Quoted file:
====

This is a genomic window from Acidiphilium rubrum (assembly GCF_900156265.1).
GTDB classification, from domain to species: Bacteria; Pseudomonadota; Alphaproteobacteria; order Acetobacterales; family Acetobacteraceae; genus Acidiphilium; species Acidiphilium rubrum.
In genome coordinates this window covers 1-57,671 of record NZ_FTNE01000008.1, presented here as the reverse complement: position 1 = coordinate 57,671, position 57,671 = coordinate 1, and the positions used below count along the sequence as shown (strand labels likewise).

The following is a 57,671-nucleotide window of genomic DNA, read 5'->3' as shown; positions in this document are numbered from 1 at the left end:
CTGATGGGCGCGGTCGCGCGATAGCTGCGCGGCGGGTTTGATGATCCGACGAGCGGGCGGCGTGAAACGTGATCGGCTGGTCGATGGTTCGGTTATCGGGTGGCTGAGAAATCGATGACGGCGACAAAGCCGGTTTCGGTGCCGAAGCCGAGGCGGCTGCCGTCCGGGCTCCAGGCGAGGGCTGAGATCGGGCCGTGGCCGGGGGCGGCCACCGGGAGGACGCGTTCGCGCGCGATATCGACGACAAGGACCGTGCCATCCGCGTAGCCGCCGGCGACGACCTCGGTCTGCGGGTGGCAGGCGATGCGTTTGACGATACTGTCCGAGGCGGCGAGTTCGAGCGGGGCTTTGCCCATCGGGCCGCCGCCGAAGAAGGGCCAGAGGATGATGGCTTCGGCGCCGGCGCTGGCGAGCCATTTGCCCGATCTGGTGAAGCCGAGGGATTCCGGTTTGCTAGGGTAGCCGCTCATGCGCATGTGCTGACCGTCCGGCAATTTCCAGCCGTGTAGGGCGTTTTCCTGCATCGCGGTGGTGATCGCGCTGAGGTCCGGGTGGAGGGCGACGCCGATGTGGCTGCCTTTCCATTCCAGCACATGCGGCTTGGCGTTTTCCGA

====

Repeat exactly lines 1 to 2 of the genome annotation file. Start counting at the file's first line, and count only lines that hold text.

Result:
This is a genomic window from Acidiphilium rubrum (assembly GCF_900156265.1).
GTDB classification, from domain to species: Bacteria; Pseudomonadota; Alphaproteobacteria; order Acetobacterales; family Acetobacteraceae; genus Acidiphilium; species Acidiphilium rubrum.